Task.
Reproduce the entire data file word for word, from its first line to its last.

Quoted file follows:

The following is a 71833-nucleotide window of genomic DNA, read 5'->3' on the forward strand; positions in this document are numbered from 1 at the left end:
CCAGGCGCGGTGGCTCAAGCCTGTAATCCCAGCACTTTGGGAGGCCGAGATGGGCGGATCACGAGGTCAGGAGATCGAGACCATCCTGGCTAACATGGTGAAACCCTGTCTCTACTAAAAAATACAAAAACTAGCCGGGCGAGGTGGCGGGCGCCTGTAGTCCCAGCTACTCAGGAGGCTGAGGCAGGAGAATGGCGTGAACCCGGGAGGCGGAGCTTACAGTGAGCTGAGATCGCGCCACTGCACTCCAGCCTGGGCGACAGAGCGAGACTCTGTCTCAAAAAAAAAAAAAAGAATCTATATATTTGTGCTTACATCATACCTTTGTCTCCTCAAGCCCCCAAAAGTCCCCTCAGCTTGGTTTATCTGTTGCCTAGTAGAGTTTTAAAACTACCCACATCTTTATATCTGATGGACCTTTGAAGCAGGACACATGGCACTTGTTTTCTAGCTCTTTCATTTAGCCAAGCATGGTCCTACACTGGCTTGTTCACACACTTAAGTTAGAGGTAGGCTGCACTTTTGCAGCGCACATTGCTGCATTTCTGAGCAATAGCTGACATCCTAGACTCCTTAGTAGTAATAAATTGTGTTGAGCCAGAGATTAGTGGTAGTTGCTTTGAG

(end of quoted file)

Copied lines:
The following is a 71833-nucleotide window of genomic DNA, read 5'->3' on the forward strand; positions in this document are numbered from 1 at the left end:
CCAGGCGCGGTGGCTCAAGCCTGTAATCCCAGCACTTTGGGAGGCCGAGATGGGCGGATCACGAGGTCAGGAGATCGAGACCATCCTGGCTAACATGGTGAAACCCTGTCTCTACTAAAAAATACAAAAACTAGCCGGGCGAGGTGGCGGGCGCCTGTAGTCCCAGCTACTCAGGAGGCTGAGGCAGGAGAATGGCGTGAACCCGGGAGGCGGAGCTTACAGTGAGCTGAGATCGCGCCACTGCACTCCAGCCTGGGCGACAGAGCGAGACTCTGTCTCAAAAAAAAAAAAAAGAATCTATATATTTGTGCTTACATCATACCTTTGTCTCCTCAAGCCCCCAAAAGTCCCCTCAGCTTGGTTTATCTGTTGCCTAGTAGAGTTTTAAAACTACCCACATCTTTATATCTGATGGACCTTTGAAGCAGGACACATGGCACTTGTTTTCTAGCTCTTTCATTTAGCCAAGCATGGTCCTACACTGGCTTGTTCACACACTTAAGTTAGAGGTAGGCTGCACTTTTGCAGCGCACATTGCTGCATTTCTGAGCAATAGCTGACATCCTAGACTCCTTAGTAGTAATAAATTGTGTTGAGCCAGAGATTAGTGGTAGTTGCTTTGAG